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September 8, 2017

Volunteering at Buffelsdrift – Monique Douglas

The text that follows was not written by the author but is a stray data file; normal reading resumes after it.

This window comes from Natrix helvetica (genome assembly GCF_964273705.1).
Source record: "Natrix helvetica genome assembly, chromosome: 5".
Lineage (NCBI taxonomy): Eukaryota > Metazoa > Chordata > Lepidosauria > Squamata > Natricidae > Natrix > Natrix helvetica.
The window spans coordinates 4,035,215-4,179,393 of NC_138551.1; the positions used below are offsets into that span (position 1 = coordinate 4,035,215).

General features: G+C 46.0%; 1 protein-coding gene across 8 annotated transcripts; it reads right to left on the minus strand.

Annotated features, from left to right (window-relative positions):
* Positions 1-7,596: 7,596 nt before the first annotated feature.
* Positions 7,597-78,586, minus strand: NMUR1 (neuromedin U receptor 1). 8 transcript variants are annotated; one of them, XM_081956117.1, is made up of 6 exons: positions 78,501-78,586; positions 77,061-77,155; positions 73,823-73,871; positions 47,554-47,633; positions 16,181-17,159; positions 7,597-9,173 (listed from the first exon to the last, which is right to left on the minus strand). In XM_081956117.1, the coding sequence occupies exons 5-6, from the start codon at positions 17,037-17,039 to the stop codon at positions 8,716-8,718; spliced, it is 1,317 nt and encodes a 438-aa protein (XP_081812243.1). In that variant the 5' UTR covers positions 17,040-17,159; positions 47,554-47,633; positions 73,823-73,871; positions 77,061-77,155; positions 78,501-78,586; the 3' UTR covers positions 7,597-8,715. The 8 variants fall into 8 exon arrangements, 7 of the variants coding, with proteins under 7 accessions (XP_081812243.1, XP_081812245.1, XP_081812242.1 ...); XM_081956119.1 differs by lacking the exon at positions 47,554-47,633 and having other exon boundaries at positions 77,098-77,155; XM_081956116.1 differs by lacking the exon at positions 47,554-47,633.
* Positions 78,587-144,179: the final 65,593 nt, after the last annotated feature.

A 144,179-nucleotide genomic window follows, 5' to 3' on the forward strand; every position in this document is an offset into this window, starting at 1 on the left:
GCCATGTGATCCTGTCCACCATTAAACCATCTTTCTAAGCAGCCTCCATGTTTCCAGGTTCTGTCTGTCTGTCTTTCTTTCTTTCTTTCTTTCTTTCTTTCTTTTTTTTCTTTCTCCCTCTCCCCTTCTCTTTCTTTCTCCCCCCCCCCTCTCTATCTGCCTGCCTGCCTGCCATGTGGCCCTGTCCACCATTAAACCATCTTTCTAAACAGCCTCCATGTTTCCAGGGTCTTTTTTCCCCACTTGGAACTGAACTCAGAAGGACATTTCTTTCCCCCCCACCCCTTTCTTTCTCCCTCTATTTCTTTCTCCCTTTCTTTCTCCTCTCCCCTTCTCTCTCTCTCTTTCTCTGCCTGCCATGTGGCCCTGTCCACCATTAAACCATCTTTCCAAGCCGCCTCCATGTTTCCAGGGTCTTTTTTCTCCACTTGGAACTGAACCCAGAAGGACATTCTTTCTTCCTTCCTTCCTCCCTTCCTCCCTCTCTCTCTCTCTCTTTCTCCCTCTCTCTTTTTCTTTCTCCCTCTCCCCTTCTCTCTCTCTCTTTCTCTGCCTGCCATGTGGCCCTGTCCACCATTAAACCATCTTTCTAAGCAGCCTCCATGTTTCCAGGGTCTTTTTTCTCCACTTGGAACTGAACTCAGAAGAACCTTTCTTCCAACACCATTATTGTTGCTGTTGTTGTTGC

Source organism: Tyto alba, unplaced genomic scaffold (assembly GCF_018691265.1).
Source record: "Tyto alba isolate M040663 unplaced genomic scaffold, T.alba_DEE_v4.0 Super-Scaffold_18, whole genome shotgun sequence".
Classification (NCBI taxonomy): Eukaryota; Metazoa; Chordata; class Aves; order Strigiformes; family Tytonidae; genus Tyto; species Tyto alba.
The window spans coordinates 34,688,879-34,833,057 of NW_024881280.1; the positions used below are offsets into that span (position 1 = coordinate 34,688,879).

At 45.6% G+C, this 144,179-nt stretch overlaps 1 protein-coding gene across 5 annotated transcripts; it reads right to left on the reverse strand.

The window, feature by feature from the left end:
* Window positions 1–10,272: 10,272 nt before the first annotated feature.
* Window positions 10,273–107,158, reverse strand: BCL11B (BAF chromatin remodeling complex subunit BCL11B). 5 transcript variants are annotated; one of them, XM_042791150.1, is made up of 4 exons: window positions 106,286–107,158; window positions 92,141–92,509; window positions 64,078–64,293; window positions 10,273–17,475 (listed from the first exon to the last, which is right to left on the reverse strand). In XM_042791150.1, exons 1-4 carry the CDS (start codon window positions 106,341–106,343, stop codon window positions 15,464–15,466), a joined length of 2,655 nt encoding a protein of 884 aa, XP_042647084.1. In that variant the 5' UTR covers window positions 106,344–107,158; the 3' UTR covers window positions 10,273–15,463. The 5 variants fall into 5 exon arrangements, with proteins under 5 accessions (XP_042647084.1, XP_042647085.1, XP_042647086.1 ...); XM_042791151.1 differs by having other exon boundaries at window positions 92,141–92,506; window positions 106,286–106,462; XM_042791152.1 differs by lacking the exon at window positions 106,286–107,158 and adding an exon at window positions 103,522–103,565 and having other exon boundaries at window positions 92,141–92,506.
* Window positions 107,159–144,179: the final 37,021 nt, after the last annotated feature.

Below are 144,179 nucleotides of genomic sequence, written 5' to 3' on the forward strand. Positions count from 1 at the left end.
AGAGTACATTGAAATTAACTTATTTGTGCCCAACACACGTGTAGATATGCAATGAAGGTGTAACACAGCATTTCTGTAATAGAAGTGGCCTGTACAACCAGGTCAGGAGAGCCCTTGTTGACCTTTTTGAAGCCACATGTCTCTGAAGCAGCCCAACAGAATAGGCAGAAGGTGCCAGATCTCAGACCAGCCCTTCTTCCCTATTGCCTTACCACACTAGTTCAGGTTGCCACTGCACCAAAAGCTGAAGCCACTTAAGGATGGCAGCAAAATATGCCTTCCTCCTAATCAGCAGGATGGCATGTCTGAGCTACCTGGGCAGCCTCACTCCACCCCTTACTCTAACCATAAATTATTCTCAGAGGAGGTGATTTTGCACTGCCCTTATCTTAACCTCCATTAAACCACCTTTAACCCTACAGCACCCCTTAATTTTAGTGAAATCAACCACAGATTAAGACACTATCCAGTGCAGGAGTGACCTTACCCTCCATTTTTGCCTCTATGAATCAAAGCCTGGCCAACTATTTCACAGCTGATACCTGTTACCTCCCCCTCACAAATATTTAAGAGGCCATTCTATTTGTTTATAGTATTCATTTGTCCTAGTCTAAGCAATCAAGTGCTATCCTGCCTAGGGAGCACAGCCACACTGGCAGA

My name is Monique Douglas, 21 and I volunteered at Buffelsdrift from the 20th of June until the 4th of July 2017. I am a final year BA Humanities student at Stellenbosch University and was required by a course to do some job shadowing or volunteering in an area that interests us. I chose Buffelsdrift because they had a solid volunteering program with the adequate facilities as well as a variety of research and conservation activities.Our volunteer program manager, Mariné was very enthusiastic and did her best to make me and my fellow volunteer as involved and comfortable in the new environment as possible. She was always available and prepared to help accommodate our needs (for example I wanted to spend some time working in reception and she arranged it with a smile). She is passionate about what she does and tried her best to show us some of the most beautiful spots and animals available.The facilities were big safari tents (holding 4 people each, but I was alone as my counterpart was male so he lived in the neighboring tent). The tents are on the premises but not close to the main Lodge, but close to the guide’s housing, yet we did not mingle with them unless it was necessary. The volunteers have their things to do and the guides go on with their normal work schedules.The boma, communal kitchen and living area ( the Lion Square) is well equipped and has a nice atmosphere for a braai. On weekends it can get very still, so we went out and did some of the surrounding tourism activities (zipline at Cango Caves). The bathroom of my tent were a bit chilly in the winter because of the wind blowing through the wooden “walls”, but it was expected and a warm shower was always available. It also helped to shower as early as possible. As for creepy crawlies – I was there for two weeks and only saw two very small spiders in the bathroom. But I think that situation will change as it gets warmer. The only thing that was off-putting of the tent was that it shaked and jerk like mad when a strong wind blew, which can lead to some sleepless moments. But like the chilly situation in the bathroom, it is nature and as a volunteer on a game farm you learn quickly to live with it. Things on the farm and in the lodge are constantly changing and new challenges arrive every day, so you adapt and focus on the activity or project presented to you.Highlights were identifying tracks and bones, chopping up elephant food (always a laugh), seeing and feeding the three feisty lions every day, riding on the safari Land Rover, spotting meerkats, finding surprises on bush cameras, seeing the resident Springbokke jump and “pronk”, making clay and dung pots, interacting with the elephants and their handlers, making paper- mache boxes and feeling tired but happy after a busy day.But the thing that is most memorable for me is the different reactions of guests seeing the three elephants for the first time. They either gasped, froze in shock, laughed or swore. Some even started crying! It was amazing to see their fear turn into delight when they realized the elephants were very friendly gentle giants.My advice to any future volunteers is: be willing to lend a hand anywhere it is necessary, be prepared to get dirty sometimes, dress accordingly (old/work clothes), be open-minded and know it gets very cold in the winter and very hot in the summer.I really enjoyed my time at Buffelsdrift and wished I was there a bit longer but the experiences and memories will be with me forever.

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